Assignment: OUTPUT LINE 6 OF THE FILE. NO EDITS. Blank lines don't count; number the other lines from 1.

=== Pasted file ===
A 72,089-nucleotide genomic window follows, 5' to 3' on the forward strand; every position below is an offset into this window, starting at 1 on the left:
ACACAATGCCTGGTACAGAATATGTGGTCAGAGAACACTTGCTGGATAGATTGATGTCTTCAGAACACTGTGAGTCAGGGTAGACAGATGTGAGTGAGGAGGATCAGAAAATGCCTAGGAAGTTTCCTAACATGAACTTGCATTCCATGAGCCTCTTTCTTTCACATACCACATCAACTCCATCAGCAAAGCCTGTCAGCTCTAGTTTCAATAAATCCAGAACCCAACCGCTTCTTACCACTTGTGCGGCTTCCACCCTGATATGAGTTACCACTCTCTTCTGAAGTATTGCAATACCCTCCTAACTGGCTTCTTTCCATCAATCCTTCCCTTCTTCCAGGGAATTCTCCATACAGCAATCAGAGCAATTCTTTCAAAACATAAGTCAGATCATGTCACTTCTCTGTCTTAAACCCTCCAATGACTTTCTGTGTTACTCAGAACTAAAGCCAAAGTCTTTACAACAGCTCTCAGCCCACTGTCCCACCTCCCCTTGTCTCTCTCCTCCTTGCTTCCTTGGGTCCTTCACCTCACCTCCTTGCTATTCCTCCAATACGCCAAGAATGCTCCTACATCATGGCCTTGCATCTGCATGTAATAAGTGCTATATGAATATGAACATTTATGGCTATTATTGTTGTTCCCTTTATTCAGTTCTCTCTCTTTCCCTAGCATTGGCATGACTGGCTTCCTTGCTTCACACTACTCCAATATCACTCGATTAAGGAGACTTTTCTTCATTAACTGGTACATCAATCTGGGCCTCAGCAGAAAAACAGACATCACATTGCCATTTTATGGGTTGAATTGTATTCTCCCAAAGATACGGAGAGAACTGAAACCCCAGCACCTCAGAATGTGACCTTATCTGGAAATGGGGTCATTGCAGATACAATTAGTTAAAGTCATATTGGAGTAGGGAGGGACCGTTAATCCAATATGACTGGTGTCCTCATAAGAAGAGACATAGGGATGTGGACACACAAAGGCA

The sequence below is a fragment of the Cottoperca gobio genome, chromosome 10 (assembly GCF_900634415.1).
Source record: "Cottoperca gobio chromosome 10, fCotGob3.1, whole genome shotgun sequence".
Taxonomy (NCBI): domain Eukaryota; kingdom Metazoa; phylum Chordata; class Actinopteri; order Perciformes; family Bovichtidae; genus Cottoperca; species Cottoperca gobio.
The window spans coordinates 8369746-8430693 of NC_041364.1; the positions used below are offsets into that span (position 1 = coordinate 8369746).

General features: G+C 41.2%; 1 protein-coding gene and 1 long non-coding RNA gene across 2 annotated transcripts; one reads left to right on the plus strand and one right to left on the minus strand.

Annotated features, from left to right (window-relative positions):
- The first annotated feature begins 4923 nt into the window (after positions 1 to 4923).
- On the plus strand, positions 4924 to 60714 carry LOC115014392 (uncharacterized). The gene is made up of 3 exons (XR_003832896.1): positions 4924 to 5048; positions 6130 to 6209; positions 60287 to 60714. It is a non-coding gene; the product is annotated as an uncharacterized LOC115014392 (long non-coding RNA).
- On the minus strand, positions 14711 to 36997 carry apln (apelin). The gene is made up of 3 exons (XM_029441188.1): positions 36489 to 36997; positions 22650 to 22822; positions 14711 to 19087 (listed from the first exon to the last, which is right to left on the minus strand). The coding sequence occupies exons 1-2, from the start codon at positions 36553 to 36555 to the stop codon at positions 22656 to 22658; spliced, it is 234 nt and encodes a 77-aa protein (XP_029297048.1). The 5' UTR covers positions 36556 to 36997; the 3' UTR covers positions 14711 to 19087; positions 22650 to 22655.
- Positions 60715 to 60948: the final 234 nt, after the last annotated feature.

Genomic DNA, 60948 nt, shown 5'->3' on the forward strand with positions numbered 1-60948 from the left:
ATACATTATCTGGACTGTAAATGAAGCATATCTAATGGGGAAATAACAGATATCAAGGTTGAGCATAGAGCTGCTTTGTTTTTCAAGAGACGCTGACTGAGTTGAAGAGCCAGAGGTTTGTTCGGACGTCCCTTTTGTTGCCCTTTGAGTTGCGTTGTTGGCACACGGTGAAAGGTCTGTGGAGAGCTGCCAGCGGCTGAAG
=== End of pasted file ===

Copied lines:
The window spans coordinates 8369746-8430693 of NC_041364.1; the positions used below are offsets into that span (position 1 = coordinate 8369746).